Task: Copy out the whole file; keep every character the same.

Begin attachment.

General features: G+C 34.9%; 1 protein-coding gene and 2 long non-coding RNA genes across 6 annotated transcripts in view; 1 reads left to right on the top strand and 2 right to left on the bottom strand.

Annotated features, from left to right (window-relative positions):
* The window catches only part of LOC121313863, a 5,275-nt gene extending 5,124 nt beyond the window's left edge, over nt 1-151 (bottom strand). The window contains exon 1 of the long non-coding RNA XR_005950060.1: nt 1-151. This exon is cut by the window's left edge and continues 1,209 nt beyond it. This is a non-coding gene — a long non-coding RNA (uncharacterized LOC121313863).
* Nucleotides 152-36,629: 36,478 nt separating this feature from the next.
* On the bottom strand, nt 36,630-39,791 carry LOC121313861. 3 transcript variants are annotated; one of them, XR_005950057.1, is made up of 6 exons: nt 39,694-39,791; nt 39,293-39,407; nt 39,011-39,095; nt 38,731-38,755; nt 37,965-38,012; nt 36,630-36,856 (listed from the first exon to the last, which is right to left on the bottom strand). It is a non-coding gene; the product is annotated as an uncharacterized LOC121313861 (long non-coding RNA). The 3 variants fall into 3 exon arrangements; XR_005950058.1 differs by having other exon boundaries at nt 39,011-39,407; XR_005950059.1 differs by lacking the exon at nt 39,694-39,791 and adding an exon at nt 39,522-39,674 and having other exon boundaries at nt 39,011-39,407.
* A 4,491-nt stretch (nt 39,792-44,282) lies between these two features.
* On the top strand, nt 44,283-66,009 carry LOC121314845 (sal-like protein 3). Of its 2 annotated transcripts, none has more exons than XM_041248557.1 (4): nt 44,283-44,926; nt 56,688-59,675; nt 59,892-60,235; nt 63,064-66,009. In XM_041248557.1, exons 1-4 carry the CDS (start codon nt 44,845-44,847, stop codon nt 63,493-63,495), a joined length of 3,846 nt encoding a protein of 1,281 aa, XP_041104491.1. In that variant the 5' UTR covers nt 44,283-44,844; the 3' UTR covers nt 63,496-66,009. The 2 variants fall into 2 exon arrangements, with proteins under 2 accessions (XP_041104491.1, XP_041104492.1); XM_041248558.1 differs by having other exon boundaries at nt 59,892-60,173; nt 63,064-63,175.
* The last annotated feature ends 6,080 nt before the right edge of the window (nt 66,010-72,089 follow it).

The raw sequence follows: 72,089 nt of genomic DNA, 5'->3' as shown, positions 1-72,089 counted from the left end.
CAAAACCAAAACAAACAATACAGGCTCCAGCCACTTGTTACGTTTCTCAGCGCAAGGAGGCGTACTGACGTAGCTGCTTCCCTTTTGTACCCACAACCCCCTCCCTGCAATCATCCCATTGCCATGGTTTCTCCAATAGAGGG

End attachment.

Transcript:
General features: G+C 34.9%; 1 protein-coding gene and 2 long non-coding RNA genes across 6 annotated transcripts in view; 1 reads left to right on the top strand and 2 right to left on the bottom strand.

Annotated features, from left to right (window-relative positions):
* The window catches only part of LOC121313863, a 5,275-nt gene extending 5,124 nt beyond the window's left edge, over nt 1-151 (bottom strand). The window contains exon 1 of the long non-coding RNA XR_005950060.1: nt 1-151. This exon is cut by the window's left edge and continues 1,209 nt beyond it. This is a non-coding gene — a long non-coding RNA (uncharacterized LOC121313863).
* Nucleotides 152-36,629: 36,478 nt separating this feature from the next.
* On the bottom strand, nt 36,630-39,791 carry LOC121313861. 3 transcript variants are annotated; one of them, XR_005950057.1, is made up of 6 exons: nt 39,694-39,791; nt 39,293-39,407; nt 39,011-39,095; nt 38,731-38,755; nt 37,965-38,012; nt 36,630-36,856 (listed from the first exon to the last, which is right to left on the bottom strand). It is a non-coding gene; the product is annotated as an uncharacterized LOC121313861 (long non-coding RNA). The 3 variants fall into 3 exon arrangements; XR_005950058.1 differs by having other exon boundaries at nt 39,011-39,407; XR_005950059.1 differs by lacking the exon at nt 39,694-39,791 and adding an exon at nt 39,522-39,674 and having other exon boundaries at nt 39,011-39,407.
* A 4,491-nt stretch (nt 39,792-44,282) lies between these two features.
* On the top strand, nt 44,283-66,009 carry LOC121314845 (sal-like protein 3). Of its 2 annotated transcripts, none has more exons than XM_041248557.1 (4): nt 44,283-44,926; nt 56,688-59,675; nt 59,892-60,235; nt 63,064-66,009. In XM_041248557.1, exons 1-4 carry the CDS (start codon nt 44,845-44,847, stop codon nt 63,493-63,495), a joined length of 3,846 nt encoding a protein of 1,281 aa, XP_041104491.1. In that variant the 5' UTR covers nt 44,283-44,844; the 3' UTR covers nt 63,496-66,009. The 2 variants fall into 2 exon arrangements, with proteins under 2 accessions (XP_041104491.1, XP_041104492.1); XM_041248558.1 differs by having other exon boundaries at nt 59,892-60,173; nt 63,064-63,175.
* The last annotated feature ends 6,080 nt before the right edge of the window (nt 66,010-72,089 follow it).

The raw sequence follows: 72,089 nt of genomic DNA, 5'->3' as shown, positions 1-72,089 counted from the left end.
CAAAACCAAAACAAACAATACAGGCTCCAGCCACTTGTTACGTTTCTCAGCGCAAGGAGGCGTACTGACGTAGCTGCTTCCCTTTTGTACCCACAACCCCCTCCCTGCAATCATCCCATTGCCATGGTTTCTCCAATAGAGGG